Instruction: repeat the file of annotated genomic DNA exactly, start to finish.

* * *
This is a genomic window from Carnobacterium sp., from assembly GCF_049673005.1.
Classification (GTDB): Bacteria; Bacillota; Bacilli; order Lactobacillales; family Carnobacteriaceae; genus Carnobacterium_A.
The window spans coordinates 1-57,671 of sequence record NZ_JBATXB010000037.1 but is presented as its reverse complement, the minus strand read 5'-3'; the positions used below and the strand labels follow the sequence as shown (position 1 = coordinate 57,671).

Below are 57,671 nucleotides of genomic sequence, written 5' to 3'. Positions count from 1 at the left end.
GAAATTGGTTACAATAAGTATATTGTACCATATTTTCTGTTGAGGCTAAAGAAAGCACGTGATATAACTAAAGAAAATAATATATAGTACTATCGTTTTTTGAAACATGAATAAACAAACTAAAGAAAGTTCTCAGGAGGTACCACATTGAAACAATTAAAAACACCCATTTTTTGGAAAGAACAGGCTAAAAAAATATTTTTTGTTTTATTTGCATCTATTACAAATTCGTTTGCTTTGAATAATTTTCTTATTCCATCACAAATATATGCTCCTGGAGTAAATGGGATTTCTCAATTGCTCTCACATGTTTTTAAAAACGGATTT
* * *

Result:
This is a genomic window from Carnobacterium sp., from assembly GCF_049673005.1.
Classification (GTDB): Bacteria; Bacillota; Bacilli; order Lactobacillales; family Carnobacteriaceae; genus Carnobacterium_A.
The window spans coordinates 1-57,671 of sequence record NZ_JBATXB010000037.1 but is presented as its reverse complement, the minus strand read 5'-3'; the positions used below and the strand labels follow the sequence as shown (position 1 = coordinate 57,671).

Below are 57,671 nucleotides of genomic sequence, written 5' to 3'. Positions count from 1 at the left end.
GAAATTGGTTACAATAAGTATATTGTACCATATTTTCTGTTGAGGCTAAAGAAAGCACGTGATATAACTAAAGAAAATAATATATAGTACTATCGTTTTTTGAAACATGAATAAACAAACTAAAGAAAGTTCTCAGGAGGTACCACATTGAAACAATTAAAAACACCCATTTTTTGGAAAGAACAGGCTAAAAAAATATTTTTTGTTTTATTTGCATCTATTACAAATTCGTTTGCTTTGAATAATTTTCTTATTCCATCACAAATATATGCTCCTGGAGTAAATGGGATTTCTCAATTGCTCTCACATGTTTTTAAAAACGGATTT